The Japanese economy has rebounded from deflation, with inflation expectations now anchored at higher levels. The stock market climbed to an all-time high in March after 35 years of stagnation. This resurgence can be attributed to various factors, notably the recent spike in global inflation and accommodative macroeconomic policies and structural reforms implemented over the past decade.

For a long time, effective fiscal measures related to labor market reform, investment in human capital and the adoption of new technologies have been instrumental in addressing its multifaceted challenges. To sustain its dynamism, Japan needs to embark on further structural reforms.

Given the country’s challenging fiscal situation, striking a right balance between growth-enhancing spending and fiscal consolidation is crucial to maintain market confidence in its long-term fiscal sustainability.

Today, Japan grapples with a record high public debt of around 260 percent of GDP, which is the highest among advanced economies. Since the COVD-19 pandemic, debt has risen by more than 20 percentage points of GDP due to the large fiscal stimulus policies.

Despite the fading impact of the pandemic and the steady recovery of the Japanese economy, the government has been slow in rolling back expenditure and instead has continued to pursue an expansionary fiscal policy.

Decoding Japan’s fiscal risks

Japan must carefully assess the factors associated with the continuous deterioration of its fiscal accounts.

First, weak fiscal discipline is a concern. The proliferation of new initiatives, particularly on childcare and defense, could increase the fiscal deficit, especially when they are not complemented by revenue-raising measures or expenditure realignment. Warning signals are already evident with the rising costs of military equipment amid tight supply and a weaker yen.

Japan has also continued to pass supplementary budgets since the start of the pandemic (Figure 1). While supplementary budgets are intended to assist the country in responding to unexpected shocks, their continuous enactment during non-crisis time could lead to a weakening of the budgetary process and affect resource allocation, accountability, and transparency.

Japan has relaxed on its fiscal commitment of achieving a primary balance by FY2025, and under the latest government baseline projection, will achieve it by FY2026 instead (Figure 2).

Second, after experiencing decades of exceptionally low interest rates, Japan has recently seen rising interest rates. This shift, together with the evolving inflation dynamics, is expected to drive further increases in interest rates. The expected rise in the interest rate will render government refinancing more costly.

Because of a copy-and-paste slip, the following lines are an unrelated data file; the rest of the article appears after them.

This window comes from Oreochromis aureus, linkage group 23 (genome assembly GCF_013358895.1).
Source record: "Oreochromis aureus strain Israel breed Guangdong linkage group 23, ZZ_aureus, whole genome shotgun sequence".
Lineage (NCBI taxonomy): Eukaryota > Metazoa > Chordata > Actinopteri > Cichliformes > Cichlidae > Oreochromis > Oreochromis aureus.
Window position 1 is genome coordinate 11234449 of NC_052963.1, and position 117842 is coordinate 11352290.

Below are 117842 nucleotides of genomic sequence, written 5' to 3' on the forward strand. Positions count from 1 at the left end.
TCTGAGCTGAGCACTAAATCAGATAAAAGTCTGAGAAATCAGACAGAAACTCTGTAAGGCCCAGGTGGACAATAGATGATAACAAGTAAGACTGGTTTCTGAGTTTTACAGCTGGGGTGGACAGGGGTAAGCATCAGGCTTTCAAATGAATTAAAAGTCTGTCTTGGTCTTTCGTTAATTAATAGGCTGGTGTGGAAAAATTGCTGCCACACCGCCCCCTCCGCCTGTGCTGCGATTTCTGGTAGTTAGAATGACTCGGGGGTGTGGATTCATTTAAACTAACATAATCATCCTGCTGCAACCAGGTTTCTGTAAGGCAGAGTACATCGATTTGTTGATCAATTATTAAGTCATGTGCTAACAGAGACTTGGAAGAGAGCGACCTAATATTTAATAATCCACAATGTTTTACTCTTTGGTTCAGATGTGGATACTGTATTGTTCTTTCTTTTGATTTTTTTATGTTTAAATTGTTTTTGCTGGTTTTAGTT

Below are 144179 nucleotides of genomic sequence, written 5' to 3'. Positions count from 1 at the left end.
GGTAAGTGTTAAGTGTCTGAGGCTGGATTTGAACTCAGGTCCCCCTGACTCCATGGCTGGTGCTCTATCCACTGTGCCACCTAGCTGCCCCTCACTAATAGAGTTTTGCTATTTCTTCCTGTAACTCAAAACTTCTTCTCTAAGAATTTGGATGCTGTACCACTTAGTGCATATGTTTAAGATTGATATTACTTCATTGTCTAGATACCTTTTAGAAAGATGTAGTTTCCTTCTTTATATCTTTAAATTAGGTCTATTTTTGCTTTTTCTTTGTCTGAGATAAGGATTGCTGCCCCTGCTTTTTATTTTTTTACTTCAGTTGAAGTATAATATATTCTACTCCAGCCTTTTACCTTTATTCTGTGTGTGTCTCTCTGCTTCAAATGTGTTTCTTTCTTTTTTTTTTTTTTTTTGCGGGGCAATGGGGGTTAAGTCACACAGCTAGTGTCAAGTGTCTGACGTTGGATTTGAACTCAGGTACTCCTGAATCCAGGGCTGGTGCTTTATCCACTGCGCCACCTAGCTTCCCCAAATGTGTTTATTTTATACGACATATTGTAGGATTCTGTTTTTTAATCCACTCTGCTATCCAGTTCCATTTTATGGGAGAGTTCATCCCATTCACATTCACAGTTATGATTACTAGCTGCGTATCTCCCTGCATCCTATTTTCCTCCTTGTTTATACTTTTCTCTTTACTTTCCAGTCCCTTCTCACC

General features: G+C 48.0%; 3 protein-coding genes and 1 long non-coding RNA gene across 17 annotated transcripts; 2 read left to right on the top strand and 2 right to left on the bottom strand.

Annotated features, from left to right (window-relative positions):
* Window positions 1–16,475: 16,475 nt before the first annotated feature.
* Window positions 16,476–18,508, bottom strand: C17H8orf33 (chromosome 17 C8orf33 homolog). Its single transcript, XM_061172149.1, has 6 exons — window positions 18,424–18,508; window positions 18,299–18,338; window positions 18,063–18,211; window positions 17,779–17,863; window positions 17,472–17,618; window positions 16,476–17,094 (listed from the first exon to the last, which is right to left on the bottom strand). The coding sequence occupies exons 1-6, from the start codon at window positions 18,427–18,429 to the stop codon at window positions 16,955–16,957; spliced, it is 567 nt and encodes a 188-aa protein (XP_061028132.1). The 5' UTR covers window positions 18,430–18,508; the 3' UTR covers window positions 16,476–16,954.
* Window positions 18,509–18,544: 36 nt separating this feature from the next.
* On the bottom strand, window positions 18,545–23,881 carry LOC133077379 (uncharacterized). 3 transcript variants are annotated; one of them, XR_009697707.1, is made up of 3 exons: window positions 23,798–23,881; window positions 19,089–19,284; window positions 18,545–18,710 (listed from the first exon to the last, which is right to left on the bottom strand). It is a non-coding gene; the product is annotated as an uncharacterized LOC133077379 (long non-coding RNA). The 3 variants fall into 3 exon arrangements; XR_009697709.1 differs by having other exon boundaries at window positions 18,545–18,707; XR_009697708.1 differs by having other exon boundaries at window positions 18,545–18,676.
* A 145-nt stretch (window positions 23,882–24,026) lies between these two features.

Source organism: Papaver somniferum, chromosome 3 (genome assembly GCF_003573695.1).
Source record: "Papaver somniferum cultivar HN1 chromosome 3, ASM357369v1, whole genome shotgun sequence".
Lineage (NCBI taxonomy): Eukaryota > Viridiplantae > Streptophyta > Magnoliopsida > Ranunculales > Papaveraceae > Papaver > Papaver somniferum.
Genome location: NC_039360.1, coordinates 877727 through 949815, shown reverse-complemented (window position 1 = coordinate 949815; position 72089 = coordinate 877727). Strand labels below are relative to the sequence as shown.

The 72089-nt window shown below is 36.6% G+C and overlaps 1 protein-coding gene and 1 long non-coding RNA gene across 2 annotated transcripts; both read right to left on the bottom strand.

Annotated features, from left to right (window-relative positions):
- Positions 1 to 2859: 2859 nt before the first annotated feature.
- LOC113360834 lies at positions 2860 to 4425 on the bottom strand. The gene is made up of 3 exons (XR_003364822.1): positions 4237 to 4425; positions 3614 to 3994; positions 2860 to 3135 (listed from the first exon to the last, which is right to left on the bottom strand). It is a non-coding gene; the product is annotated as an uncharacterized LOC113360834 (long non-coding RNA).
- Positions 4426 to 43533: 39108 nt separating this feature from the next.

Third, Japan has one of the world’s oldest populations, resulting in high pension and healthcare costs for the government. Social security spending has steadily increased from below 20 percent in the 1990s to about a third of government expenditure. The fiscal burden stemming from Japan’s aging population is projected to  intensify. Adequate fiscal space must be created to accommodate the inevitable surge in expenditure associated with an aging society and to safeguard the sustainability of the social protection system.

Lastly, Japan’s very large public debt carries inherent risks. Even minor shocks could potentially be amplified due to the sizable debt stock. Japan’s debt dynamics are vulnerable to shocks related to economic growth and interest rates. According to AMRO projections, there is a risk that the public debt could surge to 290 percent of GDP in the long term under an adverse scenario marked by a combination of shocks. Such a sharp increase in public debt could erode confidence among investors, rating agencies and the public alike.

Roadmap for fiscal reform

As 86 percent of Japan’s public debt are held by domestic residents and a considerable portion of the debt has an average maturity of over 9 years, increases in interest rates would impact the debt service cost only gradually, which puts the country in a favorable position to strategically consolidate its fiscal position.

However, the debt is projected to rise in the long term, and Japan may increasingly rely on foreign sources to fund its budget deficit, making it more vulnerable to external risks.

As rising interest rates are expected to increase the cost of servicing debts in the medium to long term, making stronger fiscal consolidation efforts now is necessary to stabilize public debt and pivot toward fiscal prudence.

Short-term fiscal stimulus measures associated with the pandemic and high commodity prices should be withdrawn, allowing such expenditure to fall back to pre-pandemic levels. Similarly, supplementary budgets should be introduced and enacted only in response to unforeseen shocks.

Achieving primary surplus

Fiscal policy needs to realign with the pre-pandemic fiscal consolidation plan to achieve a primary surplus in the medium term. Given the already elevated level of public debt, it is crucial to boost revenue and reduce expenditure to finance new policy initiatives, such as those related to childcare and defense.

The establishment of an independent fiscal institution is recommended to provide objective analysis and long-term projections of government debt. Such institution can play a major role in charting the course of fiscal consolidation, bolstering its feasibility and effectiveness, and redirecting public debt to a downward trajectory.

With a sharper focus on fiscal prudence and a departure from short-term support measures, the government will be in a position to better allocate resources to structural reforms.

Delaying decisions is no longer an option for Japan. A strong commitment to fiscal consolidation and discipline is critical, and creating sufficient fiscal space for future investments is key for Japan to ensure economic resilience.